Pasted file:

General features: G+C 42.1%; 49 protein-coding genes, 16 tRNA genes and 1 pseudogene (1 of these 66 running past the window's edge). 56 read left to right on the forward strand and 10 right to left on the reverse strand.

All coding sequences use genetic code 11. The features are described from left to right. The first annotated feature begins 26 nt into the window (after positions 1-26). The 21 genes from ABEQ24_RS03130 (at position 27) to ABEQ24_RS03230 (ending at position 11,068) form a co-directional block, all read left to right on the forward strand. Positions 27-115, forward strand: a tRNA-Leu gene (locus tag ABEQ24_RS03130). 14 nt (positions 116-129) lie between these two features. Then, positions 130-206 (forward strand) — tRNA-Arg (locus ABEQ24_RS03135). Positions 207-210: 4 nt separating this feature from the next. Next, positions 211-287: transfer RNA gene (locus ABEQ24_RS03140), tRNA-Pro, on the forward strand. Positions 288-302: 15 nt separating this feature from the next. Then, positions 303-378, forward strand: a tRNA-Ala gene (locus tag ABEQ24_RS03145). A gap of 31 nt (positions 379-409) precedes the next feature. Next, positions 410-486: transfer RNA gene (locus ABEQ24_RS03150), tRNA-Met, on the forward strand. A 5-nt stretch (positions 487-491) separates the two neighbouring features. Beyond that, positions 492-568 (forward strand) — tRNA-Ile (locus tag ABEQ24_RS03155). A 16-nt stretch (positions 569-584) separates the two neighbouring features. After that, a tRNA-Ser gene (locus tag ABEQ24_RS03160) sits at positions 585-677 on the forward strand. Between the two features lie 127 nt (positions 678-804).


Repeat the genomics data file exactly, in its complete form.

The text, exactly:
General features: G+C 42.1%; 49 protein-coding genes, 16 tRNA genes and 1 pseudogene (1 of these 66 running past the window's edge). 56 read left to right on the forward strand and 10 right to left on the reverse strand.

All coding sequences use genetic code 11. The features are described from left to right. The first annotated feature begins 26 nt into the window (after positions 1-26). The 21 genes from ABEQ24_RS03130 (at position 27) to ABEQ24_RS03230 (ending at position 11,068) form a co-directional block, all read left to right on the forward strand. Positions 27-115, forward strand: a tRNA-Leu gene (locus tag ABEQ24_RS03130). 14 nt (positions 116-129) lie between these two features. Then, positions 130-206 (forward strand) — tRNA-Arg (locus ABEQ24_RS03135). Positions 207-210: 4 nt separating this feature from the next. Next, positions 211-287: transfer RNA gene (locus ABEQ24_RS03140), tRNA-Pro, on the forward strand. Positions 288-302: 15 nt separating this feature from the next. Then, positions 303-378, forward strand: a tRNA-Ala gene (locus tag ABEQ24_RS03145). A gap of 31 nt (positions 379-409) precedes the next feature. Next, positions 410-486: transfer RNA gene (locus ABEQ24_RS03150), tRNA-Met, on the forward strand. A 5-nt stretch (positions 487-491) separates the two neighbouring features. Beyond that, positions 492-568 (forward strand) — tRNA-Ile (locus tag ABEQ24_RS03155). A 16-nt stretch (positions 569-584) separates the two neighbouring features. After that, a tRNA-Ser gene (locus tag ABEQ24_RS03160) sits at positions 585-677 on the forward strand. Between the two features lie 127 nt (positions 678-804).